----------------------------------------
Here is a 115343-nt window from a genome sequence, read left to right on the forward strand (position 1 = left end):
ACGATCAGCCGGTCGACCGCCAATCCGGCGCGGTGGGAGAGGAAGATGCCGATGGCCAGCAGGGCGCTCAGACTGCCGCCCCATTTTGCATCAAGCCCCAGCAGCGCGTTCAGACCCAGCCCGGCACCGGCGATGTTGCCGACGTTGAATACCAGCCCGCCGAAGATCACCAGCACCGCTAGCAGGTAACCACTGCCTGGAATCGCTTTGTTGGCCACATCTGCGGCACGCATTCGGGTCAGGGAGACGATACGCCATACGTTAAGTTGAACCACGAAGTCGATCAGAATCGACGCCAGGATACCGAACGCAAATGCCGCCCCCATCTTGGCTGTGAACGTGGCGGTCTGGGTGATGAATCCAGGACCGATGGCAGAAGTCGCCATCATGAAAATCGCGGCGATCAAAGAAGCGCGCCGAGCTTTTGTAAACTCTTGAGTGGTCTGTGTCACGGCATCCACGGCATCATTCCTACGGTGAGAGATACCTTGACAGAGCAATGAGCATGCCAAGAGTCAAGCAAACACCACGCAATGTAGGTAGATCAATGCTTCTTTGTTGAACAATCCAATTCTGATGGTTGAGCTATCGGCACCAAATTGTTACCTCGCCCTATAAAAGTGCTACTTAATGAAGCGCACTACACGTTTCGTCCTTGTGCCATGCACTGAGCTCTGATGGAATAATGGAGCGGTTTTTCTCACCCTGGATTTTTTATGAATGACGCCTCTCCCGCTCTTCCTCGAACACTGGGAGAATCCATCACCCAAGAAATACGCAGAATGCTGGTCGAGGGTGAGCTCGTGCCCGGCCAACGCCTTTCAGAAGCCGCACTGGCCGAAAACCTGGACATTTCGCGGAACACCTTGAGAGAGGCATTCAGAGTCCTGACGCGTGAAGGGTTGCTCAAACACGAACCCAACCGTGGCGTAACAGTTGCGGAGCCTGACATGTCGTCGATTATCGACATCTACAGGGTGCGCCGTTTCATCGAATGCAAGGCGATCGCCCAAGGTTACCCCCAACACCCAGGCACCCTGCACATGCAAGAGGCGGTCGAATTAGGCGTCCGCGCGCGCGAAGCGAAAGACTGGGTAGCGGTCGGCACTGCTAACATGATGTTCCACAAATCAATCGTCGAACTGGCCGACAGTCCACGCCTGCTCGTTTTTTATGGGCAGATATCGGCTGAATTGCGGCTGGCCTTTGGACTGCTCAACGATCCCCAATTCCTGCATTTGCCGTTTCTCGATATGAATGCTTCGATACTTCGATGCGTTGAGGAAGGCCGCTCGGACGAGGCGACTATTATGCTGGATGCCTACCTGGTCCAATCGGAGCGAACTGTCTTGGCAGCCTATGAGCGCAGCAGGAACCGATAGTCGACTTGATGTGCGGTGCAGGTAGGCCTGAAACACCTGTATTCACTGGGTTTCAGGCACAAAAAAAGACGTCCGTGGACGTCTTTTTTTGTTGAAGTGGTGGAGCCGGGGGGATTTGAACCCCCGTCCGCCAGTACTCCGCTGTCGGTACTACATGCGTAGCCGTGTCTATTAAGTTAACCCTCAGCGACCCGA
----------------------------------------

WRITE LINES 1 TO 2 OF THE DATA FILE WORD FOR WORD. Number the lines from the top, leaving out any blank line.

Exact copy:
Here is a 115343-nt window from a genome sequence, read left to right on the forward strand (position 1 = left end):
ACGATCAGCCGGTCGACCGCCAATCCGGCGCGGTGGGAGAGGAAGATGCCGATGGCCAGCAGGGCGCTCAGACTGCCGCCCCATTTTGCATCAAGCCCCAGCAGCGCGTTCAGACCCAGCCCGGCACCGGCGATGTTGCCGACGTTGAATACCAGCCCGCCGAAGATCACCAGCACCGCTAGCAGGTAACCACTGCCTGGAATCGCTTTGTTGGCCACATCTGCGGCACGCATTCGGGTCAGGGAGACGATACGCCATACGTTAAGTTGAACCACGAAGTCGATCAGAATCGACGCCAGGATACCGAACGCAAATGCCGCCCCCATCTTGGCTGTGAACGTGGCGGTCTGGGTGATGAATCCAGGACCGATGGCAGAAGTCGCCATCATGAAAATCGCGGCGATCAAAGAAGCGCGCCGAGCTTTTGTAAACTCTTGAGTGGTCTGTGTCACGGCATCCACGGCATCATTCCTACGGTGAGAGATACCTTGACAGAGCAATGAGCATGCCAAGAGTCAAGCAAACACCACGCAATGTAGGTAGATCAATGCTTCTTTGTTGAACAATCCAATTCTGATGGTTGAGCTATCGGCACCAAATTGTTACCTCGCCCTATAAAAGTGCTACTTAATGAAGCGCACTACACGTTTCGTCCTTGTGCCATGCACTGAGCTCTGATGGAATAATGGAGCGGTTTTTCTCACCCTGGATTTTTTATGAATGACGCCTCTCCCGCTCTTCCTCGAACACTGGGAGAATCCATCACCCAAGAAATACGCAGAATGCTGGTCGAGGGTGAGCTCGTGCCCGGCCAACGCCTTTCAGAAGCCGCACTGGCCGAAAACCTGGACATTTCGCGGAACACCTTGAGAGAGGCATTCAGAGTCCTGACGCGTGAAGGGTTGCTCAAACACGAACCCAACCGTGGCGTAACAGTTGCGGAGCCTGACATGTCGTCGATTATCGACATCTACAGGGTGCGCCGTTTCATCGAATGCAAGGCGATCGCCCAAGGTTACCCCCAACACCCAGGCACCCTGCACATGCAAGAGGCGGTCGAATTAGGCGTCCGCGCGCGCGAAGCGAAAGACTGGGTAGCGGTCGGCACTGCTAACATGATGTTCCACAAATCAATCGTCGAACTGGCCGACAGTCCACGCCTGCTCGTTTTTTATGGGCAGATATCGGCTGAATTGCGGCTGGCCTTTGGACTGCTCAACGATCCCCAATTCCTGCATTTGCCGTTTCTCGATATGAATGCTTCGATACTTCGATGCGTTGAGGAAGGCCGCTCGGACGAGGCGACTATTATGCTGGATGCCTACCTGGTCCAATCGGAGCGAACTGTCTTGGCAGCCTATGAGCGCAGCAGGAACCGATAGTCGACTTGATGTGCGGTGCAGGTAGGCCTGAAACACCTGTATTCACTGGGTTTCAGGCACAAAAAAAGACGTCCGTGGACGTCTTTTTTTGTTGAAGTGGTGGAGCCGGGGGGATTTGAACCCCCGTCCGCCAGTACTCCGCTGTCGGTACTACATGCGTAGCCGTGTCTATTAAGTTAACCCTCAGCGACCCGA